By all accounts, however, the Survey Summit plenary with its back-to-back talks by LightSquared’s Jeff Carlisle and Trimble’s Peter Large on the issue de jour, the encroachment (or lack thereof) on the band used by precision GPS, was an unqualified success. Juliana Blackwell, Director of the National Geodetic Survey, and Rand Knight of Critigen, keynoted the event. Quotes from their presentations as well as others are given below.
Every new venture is bound to have some teething problems, and this year’s joint Esri – ACSM event was no different. Attendance was not as good as hoped for; the current unofficial count stands at 550. The estimated attendance at the Esri User Conference was 15,000. It is believed that among the UC attendees were a good number of surveyors looking to learn about GIS as a tool for use in their surveying businesses. The priority number one for the future is therefore to provide content at the Survey Summit which would encourage participation by a broad spectrum of surveying practitioners.
From the organizational point of view there were issues beyond our control, such as with the business meetings agenda—too many meetings overlapping—and scheduling of business meetings and the technical program in different locations. Other matters of logistical nature were identified for improvement should our organization choose to meet in conjunction with the Survey Summit in 2012.
This notwithstanding, the 2012 Survey Summit and ACSM Annual Meeting were memorable, and some parts of the event extremely educational. The location, in beautiful downtown San Diego, proved conducive to all manner of socializing, including some very spirited dancing into the night. This certainly was in line of “having a little fun” while attending to the main purpose of holding the ACSM Annual Conference at the Survey Summit―namely, to gain exposure to emerging surveying technology and reaffirm the surveyors’ vital role in GIScience and technology. We look forward to 2012―and a similar mixture of enlightenment and pleasure.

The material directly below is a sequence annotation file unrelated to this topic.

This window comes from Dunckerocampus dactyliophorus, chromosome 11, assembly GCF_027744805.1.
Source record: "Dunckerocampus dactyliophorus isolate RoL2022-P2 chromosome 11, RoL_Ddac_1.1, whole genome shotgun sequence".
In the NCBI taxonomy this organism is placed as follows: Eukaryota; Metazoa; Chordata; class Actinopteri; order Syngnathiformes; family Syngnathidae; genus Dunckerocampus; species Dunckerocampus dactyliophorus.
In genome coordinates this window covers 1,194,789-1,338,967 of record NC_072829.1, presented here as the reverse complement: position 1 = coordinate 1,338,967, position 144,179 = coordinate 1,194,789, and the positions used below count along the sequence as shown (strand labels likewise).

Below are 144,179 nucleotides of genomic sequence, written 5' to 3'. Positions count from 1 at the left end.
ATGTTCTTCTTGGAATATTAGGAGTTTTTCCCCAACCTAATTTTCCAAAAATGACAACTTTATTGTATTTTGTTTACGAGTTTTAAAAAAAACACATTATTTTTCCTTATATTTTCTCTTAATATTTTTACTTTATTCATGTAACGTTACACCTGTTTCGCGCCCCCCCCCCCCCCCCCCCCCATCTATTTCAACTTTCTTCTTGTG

Excerpts and quotes from presentations:
“We are here to learn, network, and have some fun. Over 120 paper abstracts were submitted, filling four tracks―business, education, executive, and training. However, it isn’t always about quantity; quality matters. The more strongly we can represent our profession, the better.” [Donny Sosa, Esri staff, Survey Summit organizer]
“We [the surveying community] need to be a leader, a credible source of technology integration. People don’t go for the technology because it works as they expected it to. There must be community buy-in for new technology.” “…. It’s not enough to have separate layers of data; we need to put everything in a GIS system. It’s technology convergence at its best. Esri is committed to bringing survey grade into GIS. Building ‘situational awareness’ into the geodatabases is important for business; this business is increasingly being conducted in a partner ecosystem. Survey grade data are the foundation of this virtual reference system, and surveyors need to accept the responsibility for getting quality data into the system.” [Rand Knight, Critigen, keynote speaker]
“ A challenge can be positive or negative, it can present an opportunity or hindrances. Our current challenging times provide an opportunity to think differently. If we want to do something more, then something needs to change. I would like NGS to be an adaptive organization…to be responsive, ready for changes, and so serve you better.” [Juliana Blackwell, Director NGS, keynote speaker]
“We accepted the challenge of developing a Body of Knowledge for Surveying so as to enhance the opportunity for GIS mapping programs to be accredited by ABET under ACSM. Being associated with an ABET-accredited associate degree in GIS would be good for expanding our membership reach.” [Joshua Greenfeld, NJIT, GLIS director, leader of BoK research group]